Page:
AUGUSTA, Ga. (AP) What a kick Rory McIlroy has been at Augusta.
The 19-year-old phenom was surprised to discover he had caused an uproar by smoothing the sand after a bad bunker shot Friday. The rules committee got involved, there was talk of disqualification and the mop-topped teen from Northern Ireland found himself as the center of attention at his first Masters - for all the wrong reasons.
"It wasn't a tantrum," McIlroy said, looking far more composed Saturday afternoon than he had a day earlier. "In the rules it says a kick, and a kick is when you take your foot out of the sand and back in. A smoothing of the sand is what I did. I might have done it a little vigorously, but that was my intent. It wasn't my intent to test the sand."
When McIlroy failed to get his ball out of the bunker on the 18th hole, he took a swipe at the sand with his right foot. Players are forbidden from testing the surface before hitting any shots in a hazard, and a penalty would have disqualified McIlroy because it would change his score after he'd already signed his card.
McIlroy was long gone from the course when word filtered out that the rules committee was reviewing what he had done. It wasn't until a few hours after play finished that McIlroy was cleared to play the weekend.
"It's in the past now, and I am looking forward to shooting a low round tomorrow," he said after a 1-under 71 got him back to even for the tournament.
"It was probably a bit of a fuss made of it," he added. "But I will know in the future not to smooth the sand so vigorously."
McIlroy was the head of the under-20 Kiddie Corps at this year's Masters. The group includes Ryo Ishikawa and Danny Lee and already they're winning tournaments - professional ones - and setting records. They're talented, charismatic and, given time, might just make a run at Tiger Woods.
They're so good, it wouldn't have been a shock to see any of the three on the leaderboard. And sure enough, there was McIlroy at 4-under through 15 holes Friday. But he had a spectacular collapse on the last three holes, dropping five strokes to tumble out of contention and onto the cut line.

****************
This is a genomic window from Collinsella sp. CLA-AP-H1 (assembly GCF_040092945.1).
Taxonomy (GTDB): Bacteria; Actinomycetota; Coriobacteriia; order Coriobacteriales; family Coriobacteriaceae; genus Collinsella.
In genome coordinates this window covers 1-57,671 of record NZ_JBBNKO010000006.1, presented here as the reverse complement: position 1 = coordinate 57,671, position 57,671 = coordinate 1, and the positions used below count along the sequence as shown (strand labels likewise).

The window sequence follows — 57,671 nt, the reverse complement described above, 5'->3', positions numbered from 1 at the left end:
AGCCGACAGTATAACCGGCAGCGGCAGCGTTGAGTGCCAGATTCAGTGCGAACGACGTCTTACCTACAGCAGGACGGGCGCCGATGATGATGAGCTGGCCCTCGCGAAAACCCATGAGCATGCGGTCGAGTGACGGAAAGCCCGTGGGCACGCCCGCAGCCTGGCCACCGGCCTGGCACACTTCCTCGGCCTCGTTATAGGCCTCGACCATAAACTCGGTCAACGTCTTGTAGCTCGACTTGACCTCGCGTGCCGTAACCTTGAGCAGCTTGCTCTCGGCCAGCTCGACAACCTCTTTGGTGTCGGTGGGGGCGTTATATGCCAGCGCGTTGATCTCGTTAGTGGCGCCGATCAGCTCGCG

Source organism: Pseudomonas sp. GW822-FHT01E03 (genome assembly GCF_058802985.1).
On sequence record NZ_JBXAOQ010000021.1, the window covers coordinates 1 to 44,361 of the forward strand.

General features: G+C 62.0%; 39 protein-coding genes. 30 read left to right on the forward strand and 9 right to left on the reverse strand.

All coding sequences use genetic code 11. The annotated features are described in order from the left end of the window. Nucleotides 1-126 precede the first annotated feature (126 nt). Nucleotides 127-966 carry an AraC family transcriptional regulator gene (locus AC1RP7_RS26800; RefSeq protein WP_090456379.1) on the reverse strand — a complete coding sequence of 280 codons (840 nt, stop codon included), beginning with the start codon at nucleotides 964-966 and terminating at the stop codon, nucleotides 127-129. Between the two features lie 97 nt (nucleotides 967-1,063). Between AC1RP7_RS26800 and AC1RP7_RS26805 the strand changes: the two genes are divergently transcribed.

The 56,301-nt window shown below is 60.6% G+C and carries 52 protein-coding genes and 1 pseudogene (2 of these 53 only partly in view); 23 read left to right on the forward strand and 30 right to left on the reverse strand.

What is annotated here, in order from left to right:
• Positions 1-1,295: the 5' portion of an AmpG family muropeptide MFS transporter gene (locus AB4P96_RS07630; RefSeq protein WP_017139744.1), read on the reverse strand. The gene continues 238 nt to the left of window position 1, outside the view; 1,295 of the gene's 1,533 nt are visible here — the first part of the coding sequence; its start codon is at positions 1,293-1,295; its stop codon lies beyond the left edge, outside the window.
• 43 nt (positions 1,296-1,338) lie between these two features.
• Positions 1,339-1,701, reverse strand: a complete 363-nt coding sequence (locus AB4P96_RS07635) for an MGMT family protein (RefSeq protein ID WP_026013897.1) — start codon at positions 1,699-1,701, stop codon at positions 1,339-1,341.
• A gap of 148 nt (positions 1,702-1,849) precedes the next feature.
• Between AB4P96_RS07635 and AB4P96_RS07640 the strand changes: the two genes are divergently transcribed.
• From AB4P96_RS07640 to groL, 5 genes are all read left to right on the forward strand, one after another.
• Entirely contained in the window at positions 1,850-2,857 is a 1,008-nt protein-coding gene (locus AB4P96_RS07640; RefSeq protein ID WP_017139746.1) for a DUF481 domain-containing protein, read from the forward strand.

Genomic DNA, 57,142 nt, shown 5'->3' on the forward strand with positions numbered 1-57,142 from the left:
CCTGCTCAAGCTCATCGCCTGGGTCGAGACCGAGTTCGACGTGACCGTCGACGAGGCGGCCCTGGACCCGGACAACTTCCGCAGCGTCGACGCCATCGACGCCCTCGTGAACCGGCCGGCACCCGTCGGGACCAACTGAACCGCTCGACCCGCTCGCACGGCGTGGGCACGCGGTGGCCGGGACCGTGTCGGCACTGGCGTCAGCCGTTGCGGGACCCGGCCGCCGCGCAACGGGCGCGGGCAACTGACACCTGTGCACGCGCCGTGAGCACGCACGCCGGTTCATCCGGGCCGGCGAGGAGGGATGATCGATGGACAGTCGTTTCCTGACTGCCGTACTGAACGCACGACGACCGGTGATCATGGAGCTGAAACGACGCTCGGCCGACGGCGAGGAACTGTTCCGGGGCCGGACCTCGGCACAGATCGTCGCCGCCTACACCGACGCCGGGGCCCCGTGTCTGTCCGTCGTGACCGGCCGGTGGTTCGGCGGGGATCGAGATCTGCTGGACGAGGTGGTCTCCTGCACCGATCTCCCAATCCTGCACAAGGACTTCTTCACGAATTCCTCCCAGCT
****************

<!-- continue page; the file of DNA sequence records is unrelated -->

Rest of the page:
McIlroy said he always swipes the sand after his bunker shots to clean up his footprints before the sand is raked. He did that very thing Friday after failing to get his first bunker shot out, never giving it a second thought. After three-putting for a double-bogey, McIlroy was so upset he blew past reporters who were waiting to talk to him.
A few minutes later, he thought better of it and returned for interviews. When he left the course, the cut line was his only worry.
His phone rang at 6:30 p.m. EDT, and Fred Ridley, chair of the competition committees at Augusta National asked what he'd done on 18.
"I said, 'I played my bunker shot, didn't get it out of the bunker. Played my next shot over the green and three-putted for a seven,"' McIlroy said.
Ridley told McIlroy they were looking at his bunker shots, and asked if he wanted to return to the club to review the tape. McIlroy said no thanks, confident he hadn't done anything wrong.
Almost two hours later, Ridley called back and told McIlroy it was in his best interest to look at the tape. At issue was whether McIlroy kicked the sand or swiped it; it looked like a kick because some sand flew up.
McIlroy returned to Augusta National, and spent about 10 minutes looking at the tape and talking with the rules committee. Never did he think he was in danger of being disqualified.
"I didn't feel I had done anything wrong or anything to violate the rules, so I was very certain no action would be taken," he said.
The committee eventually accepted McIlroy's explanation, telling him he was free to play the final two rounds.
But McIlroy isn't taking any chances. When he landed in a bunker on the second hole Saturday, he took his shot and quickly climbed out, his footprints still etched clearly in the sand.
"I was a little more careful," McIlroy said, smiling. "I know I didn't do anything wrong, but I don't want to be in that position again."